Starts with Gregor's change (inciting event)
Shows how family helps Gregor live.
Explains how the family transforms to make up for Gregor's absence in the human world.
Eventually, family stops helping him and gives up hope
Gregor dies, then family returns to normal.
Since the inciting even is so early in the book, allows the focus to be one the family's change rather than Gregor's physical state.
By having only one paragraph on Gregor's death, we see more of the family's reaction and actions rather than how Gregor died.
"'Dead?', asked Mrs. Samsa, looking at the charwoman enquiringly, even though she could have checked for herself and could have known it even without checking. "That's what I said", replied the cleaner, and to prove it she gave Gregor's body another shove with the broom, sending it sideways across the floor. Mrs. Samsa made a movement as if she wanted to hold back the broom, but did not complete it. "Now then", said Mr. Samsa, "let's give thanks to God for that" (183).
Both of the passages exemplify Kafka's neutral tone. In the passages something dramatic is occurring but there is no emotion
"Gregor’s serious wound, from which he suffered for over a month —since no one ventured to remove the apple, it remained in his flesh as a visible reminder—seemed by itself to have reminded the father that, in spite of Gregor’s present unhappy and hateful appearance, he was a member of the family and should not be treated as an enemy, but that it was, on the contrary, a requirement of family duty to suppress one’s aversion and to endure—nothing else, just endure" (180).
The apple symbolizes Gregor's loss of paradise.
Confiscation of Furniture
"Now, his sister noticed immediately the new amusement which Gregor had found for himself—for as he crept around he left behind here and there traces of his sticky stuff—and so she got the idea of making the area where Gregor could creep around as large as possible and thus of removing the furniture which got in the way, especially the chest of drawers and the writing desk" (175).
Symbolizes Gregors loss of human characteristics
"However, now both his father and his mother frequently waited in front of Gregor’s door while his sister cleaned up inside, and as soon as she came out, she had to explain in great detail how things looked in the room, what Gregor had eaten, how he had behaved this time, and whether perhaps a slight improvement was perceptible" (148).
The door is the only barrier between Gregor and his family
"Then he saw hanging conspicuously on the wall, which was otherwise already empty, the picture of the woman dressed in nothing but fur. He quickly scurried up over it and pressed himself against the glass which held it in place and which made his hot abdomen feel good. At least this picture, which Gregor at the moment completely concealed, surely no one would now take away" (160).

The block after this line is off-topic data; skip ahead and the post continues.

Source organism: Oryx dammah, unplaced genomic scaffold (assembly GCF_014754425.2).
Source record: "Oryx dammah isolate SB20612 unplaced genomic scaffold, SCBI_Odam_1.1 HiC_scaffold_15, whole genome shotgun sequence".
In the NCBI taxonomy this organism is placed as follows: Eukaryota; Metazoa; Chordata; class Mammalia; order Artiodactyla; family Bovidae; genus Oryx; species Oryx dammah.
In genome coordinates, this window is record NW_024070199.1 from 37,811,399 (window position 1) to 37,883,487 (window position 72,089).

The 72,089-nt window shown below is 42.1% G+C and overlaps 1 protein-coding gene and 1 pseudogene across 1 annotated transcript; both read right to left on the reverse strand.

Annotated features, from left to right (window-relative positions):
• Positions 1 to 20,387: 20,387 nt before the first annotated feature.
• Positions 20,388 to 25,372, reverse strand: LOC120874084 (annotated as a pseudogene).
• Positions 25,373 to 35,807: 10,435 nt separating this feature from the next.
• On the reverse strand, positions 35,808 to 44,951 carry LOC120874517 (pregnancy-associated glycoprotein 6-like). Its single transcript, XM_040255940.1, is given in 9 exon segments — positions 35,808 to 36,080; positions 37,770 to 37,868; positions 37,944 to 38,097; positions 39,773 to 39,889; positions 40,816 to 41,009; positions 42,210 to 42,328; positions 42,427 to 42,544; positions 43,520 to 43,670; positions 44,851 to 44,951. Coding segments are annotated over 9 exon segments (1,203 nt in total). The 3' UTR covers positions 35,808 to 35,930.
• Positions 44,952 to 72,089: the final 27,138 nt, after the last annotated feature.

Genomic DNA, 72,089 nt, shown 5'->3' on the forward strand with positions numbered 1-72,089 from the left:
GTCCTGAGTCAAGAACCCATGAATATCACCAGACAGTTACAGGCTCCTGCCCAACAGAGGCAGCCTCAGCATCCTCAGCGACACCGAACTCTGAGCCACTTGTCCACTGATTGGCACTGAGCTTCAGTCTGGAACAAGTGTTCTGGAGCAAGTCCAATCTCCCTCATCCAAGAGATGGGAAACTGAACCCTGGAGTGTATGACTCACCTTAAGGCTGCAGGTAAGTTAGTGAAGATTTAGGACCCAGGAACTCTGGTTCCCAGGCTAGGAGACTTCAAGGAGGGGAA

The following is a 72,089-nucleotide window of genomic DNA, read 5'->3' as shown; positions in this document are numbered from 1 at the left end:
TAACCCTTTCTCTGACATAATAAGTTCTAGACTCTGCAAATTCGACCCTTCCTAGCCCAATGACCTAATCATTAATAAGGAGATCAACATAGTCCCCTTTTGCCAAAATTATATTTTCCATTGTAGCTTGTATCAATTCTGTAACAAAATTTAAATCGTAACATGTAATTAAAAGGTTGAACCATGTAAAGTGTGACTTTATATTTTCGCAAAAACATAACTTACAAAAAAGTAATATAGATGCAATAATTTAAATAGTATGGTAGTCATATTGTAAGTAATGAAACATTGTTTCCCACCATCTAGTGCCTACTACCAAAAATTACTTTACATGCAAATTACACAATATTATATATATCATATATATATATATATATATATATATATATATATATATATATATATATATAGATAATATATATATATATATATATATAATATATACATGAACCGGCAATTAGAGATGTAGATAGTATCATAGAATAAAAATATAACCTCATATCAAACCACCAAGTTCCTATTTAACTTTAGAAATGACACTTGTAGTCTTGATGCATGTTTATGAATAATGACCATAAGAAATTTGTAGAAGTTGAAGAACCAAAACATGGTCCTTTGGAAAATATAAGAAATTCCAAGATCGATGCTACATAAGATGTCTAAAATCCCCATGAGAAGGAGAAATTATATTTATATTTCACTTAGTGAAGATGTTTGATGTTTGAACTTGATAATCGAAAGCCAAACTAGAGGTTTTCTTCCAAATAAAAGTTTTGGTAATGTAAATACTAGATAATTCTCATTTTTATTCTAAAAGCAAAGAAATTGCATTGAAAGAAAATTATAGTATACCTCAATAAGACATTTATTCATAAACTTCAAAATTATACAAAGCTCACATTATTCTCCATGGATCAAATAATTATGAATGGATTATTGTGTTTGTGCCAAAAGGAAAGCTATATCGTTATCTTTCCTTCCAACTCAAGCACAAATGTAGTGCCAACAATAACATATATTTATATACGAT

The painting symbolizes Gregor's human relationships
"Gregor's eyes then focused on the window and the dismal weather... made him feel quite melancholy" (118).
Gregor is prisoner in his own home.
Ashwoman- honesty, nosy, resistance to change
“She never failed to briefly open the door a crack every morning and evening to look in on Gregor” (41).
People adapt to their environment.
“He thought his state of mourning the state of his room and that this kept him from eating, but he soon grew accustomed to precisely these changes” (Kafka 41).
"All the time, Grete was becoming livelier...Mr. and Mrs. Samsa were struck, almost simultaneously, with the thought of how their daughter was blossoming into a well built and beautiful young lady" (188).
"His father went back to his breakfast, but his sister whispered: 'Gregor, open the door, I beg of you'" (120).
Grete undergoes a major metamorphic transition.
Relationships between parts
Chapter 1- Introduces the problem, and main characters.
Mostly from Gregor's view point.
Only chapter focused on Gregor
Chapter 2- How family reacts and copes with Gregor's change.
Mostly from the family's view point.
Develops Gregor's alienation from his family.
Chapter 3- Family loses hope
Gregor is referred to as "it" rather than "he"
Gregor's death, family back to normal.
Loyalty in a family doesn’t stem from love, but rather necessity.
“Gregor… was a member of the family… they were required to quell their adversion and tolerate him, but only tolerate” (Kafka 37).
People need to find the balance between work and leisure, family duties and individualism.
“They decided to spend the day resting and going for a walk; they not only deserved this respite from work, they desperately needed it” (Kafka 50).